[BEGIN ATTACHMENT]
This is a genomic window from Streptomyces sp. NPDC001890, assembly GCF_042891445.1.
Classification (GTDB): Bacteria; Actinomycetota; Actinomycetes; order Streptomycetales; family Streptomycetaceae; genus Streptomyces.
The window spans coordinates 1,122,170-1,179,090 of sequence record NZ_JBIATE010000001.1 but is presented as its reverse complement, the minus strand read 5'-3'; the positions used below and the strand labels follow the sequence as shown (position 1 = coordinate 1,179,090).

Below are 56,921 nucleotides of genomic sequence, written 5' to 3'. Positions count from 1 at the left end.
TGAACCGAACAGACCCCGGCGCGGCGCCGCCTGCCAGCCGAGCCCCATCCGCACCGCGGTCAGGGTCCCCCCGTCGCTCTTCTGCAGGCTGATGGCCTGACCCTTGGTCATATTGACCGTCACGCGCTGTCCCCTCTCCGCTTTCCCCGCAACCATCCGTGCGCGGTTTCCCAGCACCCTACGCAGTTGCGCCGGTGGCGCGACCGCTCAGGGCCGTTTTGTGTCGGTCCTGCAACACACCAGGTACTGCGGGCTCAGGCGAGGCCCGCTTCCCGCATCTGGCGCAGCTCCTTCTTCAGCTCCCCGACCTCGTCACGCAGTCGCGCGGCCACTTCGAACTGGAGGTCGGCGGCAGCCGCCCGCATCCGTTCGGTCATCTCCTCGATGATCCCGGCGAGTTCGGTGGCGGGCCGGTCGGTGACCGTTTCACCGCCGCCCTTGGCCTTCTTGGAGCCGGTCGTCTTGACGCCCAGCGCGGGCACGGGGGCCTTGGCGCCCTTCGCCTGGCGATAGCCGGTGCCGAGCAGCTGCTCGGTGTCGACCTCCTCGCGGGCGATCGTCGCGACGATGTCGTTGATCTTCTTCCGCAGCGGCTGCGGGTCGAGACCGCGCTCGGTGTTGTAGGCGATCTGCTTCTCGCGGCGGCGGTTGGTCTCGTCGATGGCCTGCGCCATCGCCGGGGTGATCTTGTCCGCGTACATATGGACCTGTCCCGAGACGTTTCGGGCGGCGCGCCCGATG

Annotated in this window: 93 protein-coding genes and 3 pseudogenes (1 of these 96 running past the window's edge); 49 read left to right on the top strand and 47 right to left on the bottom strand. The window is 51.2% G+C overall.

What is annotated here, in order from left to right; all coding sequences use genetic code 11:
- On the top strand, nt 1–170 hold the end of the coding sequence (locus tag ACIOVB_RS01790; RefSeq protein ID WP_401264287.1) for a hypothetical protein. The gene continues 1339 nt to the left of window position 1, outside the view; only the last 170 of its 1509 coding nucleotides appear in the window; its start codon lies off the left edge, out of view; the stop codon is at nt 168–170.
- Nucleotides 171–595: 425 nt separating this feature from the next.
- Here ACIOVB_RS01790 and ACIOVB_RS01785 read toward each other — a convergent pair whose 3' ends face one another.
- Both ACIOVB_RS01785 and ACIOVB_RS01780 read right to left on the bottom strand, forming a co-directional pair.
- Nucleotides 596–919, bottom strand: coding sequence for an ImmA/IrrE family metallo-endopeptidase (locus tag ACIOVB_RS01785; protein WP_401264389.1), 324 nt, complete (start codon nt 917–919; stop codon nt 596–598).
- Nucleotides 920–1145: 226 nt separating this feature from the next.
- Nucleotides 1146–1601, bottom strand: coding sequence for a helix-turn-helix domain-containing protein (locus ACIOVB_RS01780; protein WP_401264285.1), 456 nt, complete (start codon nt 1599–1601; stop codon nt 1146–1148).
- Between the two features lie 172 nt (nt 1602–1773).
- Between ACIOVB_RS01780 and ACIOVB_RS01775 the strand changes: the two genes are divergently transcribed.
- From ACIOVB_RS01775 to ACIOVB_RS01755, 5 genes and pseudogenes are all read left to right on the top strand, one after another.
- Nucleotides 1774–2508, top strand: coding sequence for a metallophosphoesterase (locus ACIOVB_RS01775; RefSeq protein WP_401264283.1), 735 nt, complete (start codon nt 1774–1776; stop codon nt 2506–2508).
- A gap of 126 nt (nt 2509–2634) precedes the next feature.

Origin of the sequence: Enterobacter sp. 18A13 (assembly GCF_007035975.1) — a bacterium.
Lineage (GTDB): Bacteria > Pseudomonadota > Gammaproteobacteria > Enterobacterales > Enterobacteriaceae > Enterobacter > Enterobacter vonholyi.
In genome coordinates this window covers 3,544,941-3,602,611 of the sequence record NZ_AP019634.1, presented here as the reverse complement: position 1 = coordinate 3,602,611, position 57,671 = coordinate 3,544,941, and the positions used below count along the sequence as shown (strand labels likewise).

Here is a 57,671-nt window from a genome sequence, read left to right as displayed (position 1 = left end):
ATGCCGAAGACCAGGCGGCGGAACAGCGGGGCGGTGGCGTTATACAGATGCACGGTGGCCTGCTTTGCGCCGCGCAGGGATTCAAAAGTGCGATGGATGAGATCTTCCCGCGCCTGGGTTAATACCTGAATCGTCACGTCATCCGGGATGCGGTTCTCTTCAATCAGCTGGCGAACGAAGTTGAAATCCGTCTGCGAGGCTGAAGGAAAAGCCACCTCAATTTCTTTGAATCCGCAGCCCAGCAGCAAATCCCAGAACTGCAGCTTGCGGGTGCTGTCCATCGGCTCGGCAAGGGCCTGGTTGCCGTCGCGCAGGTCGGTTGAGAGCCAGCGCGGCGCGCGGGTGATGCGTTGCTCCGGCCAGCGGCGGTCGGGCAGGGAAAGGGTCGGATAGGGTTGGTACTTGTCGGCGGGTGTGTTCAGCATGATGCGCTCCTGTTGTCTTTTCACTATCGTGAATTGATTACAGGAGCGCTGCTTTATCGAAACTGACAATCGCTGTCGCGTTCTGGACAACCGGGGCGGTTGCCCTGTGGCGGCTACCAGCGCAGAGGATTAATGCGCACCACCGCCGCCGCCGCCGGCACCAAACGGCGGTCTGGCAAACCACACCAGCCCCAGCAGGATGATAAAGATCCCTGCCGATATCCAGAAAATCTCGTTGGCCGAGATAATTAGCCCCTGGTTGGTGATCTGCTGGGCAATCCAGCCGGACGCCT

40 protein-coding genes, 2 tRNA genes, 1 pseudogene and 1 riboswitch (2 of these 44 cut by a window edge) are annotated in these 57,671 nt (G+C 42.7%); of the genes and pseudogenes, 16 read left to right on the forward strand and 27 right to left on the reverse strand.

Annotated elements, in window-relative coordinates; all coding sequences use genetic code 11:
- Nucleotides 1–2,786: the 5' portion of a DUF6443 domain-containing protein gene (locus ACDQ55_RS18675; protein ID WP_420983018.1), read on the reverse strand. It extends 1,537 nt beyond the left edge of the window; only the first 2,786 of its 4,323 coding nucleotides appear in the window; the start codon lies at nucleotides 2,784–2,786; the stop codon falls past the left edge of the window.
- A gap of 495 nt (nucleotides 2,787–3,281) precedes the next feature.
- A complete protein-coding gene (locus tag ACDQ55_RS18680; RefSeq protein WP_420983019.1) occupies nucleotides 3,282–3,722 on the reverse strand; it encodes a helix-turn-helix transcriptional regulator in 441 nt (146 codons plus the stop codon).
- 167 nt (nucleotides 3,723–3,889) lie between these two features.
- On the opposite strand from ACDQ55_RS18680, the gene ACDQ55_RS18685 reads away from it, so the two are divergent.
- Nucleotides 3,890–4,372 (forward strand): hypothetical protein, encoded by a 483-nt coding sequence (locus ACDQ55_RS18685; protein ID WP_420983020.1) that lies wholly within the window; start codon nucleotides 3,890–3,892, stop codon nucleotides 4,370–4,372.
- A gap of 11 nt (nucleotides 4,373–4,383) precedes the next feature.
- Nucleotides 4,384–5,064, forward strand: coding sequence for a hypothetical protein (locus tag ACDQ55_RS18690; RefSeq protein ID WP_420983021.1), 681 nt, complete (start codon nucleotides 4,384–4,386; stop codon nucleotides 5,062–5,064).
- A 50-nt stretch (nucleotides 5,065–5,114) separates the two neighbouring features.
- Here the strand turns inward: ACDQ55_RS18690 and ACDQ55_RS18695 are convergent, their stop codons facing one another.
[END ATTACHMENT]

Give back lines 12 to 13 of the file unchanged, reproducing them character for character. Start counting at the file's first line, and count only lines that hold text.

- Nucleotides 596–919, bottom strand: coding sequence for an ImmA/IrrE family metallo-endopeptidase (locus tag ACIOVB_RS01785; protein WP_401264389.1), 324 nt, complete (start codon nt 917–919; stop codon nt 596–598).
- Nucleotides 920–1145: 226 nt separating this feature from the next.